SAN DIEGO, CA—According to data from a meta-analysis, concomitant immunosuppressants given with the studied TNF-inhibitors reduced the effect of anti-drug antibodies, as presented at the 2013 ACR/ARHP Annual Meeting.
Tumor necrosis factor (TNF) inhibitors are a mainstay in the treatment of rheumatoid arthritis (RA), as well as in the management of spondyloarthritis (SpA) and inflammatory bowel disease (IBD). However, “a significant portion of patients taking these drugs require escalating doses to achieve response, while others lose response altogether,” explained Sarah Thomas, MD, from the Division of Rheumatology at David Geffen School of Medicine at UCLA, Los Angeles, CA. This response may be due to the development of antibodies against TNF inhibitors.
Dr. Thomas and her team set out to examine the immunogenicity of 5 TNF inhibitors: adalimumab, infliximab, etanercept, golimumab, and certolizumab pegol in RA, SpA, and IBD. The team also examined the potential effect of anti-drug antibodies on the loss of clinical rezones through a systematic literature review and meta-analysis.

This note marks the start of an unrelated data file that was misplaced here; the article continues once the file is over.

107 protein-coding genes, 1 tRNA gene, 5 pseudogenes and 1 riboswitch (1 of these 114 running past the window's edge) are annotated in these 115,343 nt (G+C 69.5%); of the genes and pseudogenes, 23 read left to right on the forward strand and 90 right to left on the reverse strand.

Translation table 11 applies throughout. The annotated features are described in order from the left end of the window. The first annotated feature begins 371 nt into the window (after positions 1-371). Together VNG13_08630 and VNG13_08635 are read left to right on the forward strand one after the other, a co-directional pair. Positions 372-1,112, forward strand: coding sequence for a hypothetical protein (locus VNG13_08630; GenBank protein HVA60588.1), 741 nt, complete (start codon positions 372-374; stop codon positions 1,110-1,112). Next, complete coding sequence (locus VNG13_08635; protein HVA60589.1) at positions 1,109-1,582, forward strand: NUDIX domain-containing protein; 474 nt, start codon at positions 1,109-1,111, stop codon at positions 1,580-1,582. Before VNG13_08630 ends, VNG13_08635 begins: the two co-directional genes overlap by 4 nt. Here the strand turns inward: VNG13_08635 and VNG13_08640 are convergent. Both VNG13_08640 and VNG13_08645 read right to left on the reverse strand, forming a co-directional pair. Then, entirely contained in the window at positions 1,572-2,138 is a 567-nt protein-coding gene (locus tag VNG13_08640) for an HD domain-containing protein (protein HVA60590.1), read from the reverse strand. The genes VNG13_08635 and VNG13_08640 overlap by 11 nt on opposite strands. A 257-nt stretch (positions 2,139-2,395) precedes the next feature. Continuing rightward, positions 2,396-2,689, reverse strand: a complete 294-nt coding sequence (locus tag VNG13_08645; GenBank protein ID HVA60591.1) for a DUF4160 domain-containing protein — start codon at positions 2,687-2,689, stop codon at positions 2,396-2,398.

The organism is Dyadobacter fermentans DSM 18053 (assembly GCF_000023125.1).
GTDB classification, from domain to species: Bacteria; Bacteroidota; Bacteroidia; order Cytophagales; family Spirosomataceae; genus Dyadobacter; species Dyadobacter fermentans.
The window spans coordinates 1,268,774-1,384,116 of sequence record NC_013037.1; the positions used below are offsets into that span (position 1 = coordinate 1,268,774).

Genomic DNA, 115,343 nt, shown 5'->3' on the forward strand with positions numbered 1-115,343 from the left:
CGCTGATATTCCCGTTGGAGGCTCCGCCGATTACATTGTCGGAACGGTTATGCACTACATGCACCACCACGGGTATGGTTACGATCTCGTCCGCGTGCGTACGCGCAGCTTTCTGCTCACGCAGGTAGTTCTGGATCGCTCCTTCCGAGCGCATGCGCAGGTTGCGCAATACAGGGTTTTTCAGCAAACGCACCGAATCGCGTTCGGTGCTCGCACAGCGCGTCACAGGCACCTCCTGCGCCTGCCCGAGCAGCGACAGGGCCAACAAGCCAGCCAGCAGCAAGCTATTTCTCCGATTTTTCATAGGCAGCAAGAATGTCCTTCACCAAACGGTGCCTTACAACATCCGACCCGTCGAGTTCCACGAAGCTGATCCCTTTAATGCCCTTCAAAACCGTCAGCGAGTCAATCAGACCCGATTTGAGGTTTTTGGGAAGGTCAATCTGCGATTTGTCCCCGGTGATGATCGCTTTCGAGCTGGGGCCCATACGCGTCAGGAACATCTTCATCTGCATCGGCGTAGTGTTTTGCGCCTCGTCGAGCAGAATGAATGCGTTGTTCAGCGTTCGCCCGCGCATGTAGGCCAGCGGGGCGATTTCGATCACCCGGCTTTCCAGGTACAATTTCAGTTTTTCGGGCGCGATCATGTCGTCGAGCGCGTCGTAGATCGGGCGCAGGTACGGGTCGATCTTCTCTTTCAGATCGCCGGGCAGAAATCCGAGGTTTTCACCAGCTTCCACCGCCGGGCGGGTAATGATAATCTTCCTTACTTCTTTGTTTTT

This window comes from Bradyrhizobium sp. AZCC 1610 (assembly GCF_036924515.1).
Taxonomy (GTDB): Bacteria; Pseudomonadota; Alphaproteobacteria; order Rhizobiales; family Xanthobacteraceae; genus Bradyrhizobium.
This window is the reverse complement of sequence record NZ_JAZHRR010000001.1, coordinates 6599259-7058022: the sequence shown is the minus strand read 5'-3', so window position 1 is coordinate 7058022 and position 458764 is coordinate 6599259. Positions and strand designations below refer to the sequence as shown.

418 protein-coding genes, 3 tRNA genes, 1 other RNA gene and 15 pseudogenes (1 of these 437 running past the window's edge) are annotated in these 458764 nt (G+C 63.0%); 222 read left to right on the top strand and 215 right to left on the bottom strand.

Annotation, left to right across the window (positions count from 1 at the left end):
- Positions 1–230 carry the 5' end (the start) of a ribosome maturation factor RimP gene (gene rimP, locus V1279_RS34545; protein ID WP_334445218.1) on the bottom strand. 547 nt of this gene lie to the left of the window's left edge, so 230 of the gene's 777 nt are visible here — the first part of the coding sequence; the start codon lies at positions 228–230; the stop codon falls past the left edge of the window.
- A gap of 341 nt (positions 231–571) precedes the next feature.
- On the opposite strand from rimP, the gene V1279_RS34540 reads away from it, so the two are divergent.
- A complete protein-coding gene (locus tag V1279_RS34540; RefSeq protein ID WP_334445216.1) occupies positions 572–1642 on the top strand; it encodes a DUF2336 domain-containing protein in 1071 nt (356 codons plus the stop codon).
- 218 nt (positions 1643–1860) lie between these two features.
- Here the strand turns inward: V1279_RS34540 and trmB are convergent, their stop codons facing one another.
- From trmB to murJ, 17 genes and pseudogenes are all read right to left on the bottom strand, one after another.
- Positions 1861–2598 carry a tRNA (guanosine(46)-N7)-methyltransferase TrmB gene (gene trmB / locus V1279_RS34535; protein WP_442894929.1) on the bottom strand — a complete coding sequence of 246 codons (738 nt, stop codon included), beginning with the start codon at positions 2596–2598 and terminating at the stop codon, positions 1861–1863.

PubMed, Web of Science, and the Cochrane Library were utilized for the comprehensive literature search to identify studies examining the immunogenicity of TNF inhibitors in autoimmune diseases between January 1966 and December 1, 2012.
A total of 10,227 patients across 51 studies were examined. In general, anti-drug antibodies were detected in 17% of the patients (95% CI [0.13–0.22]). Anti-drug antibodies development was seen for all 5 TNF inhibitors: 30% of patients taking infliximab (95% CI [0.23–0.37]); 23% of patients taking adalimumab (95% CI [0.17–0.28]); 4% of patients taking golimumab (95% CI [0.01–0.07]); 2% of patients taking etanercept (95% CI [0.06–0.09]); and 6% of patients taking certolizumab pegol (95% CI [0.02–0.11]).
The use of concomitant immunosuppressants (eg, methotrexate, 6-mercaptopurine, azathioprine, others) reduced anti-drug antibodies formation in all patients by 30% [RR 0.70, 95% CI [0.62–0.79]). Anti-drug antibodies reduced overall clinical response by 50%, researchers added.
“Concomitant immunosuppressants reduced anti-drug antibodies, which are associated with a reduced clinical response,” noted Dr. Thomas.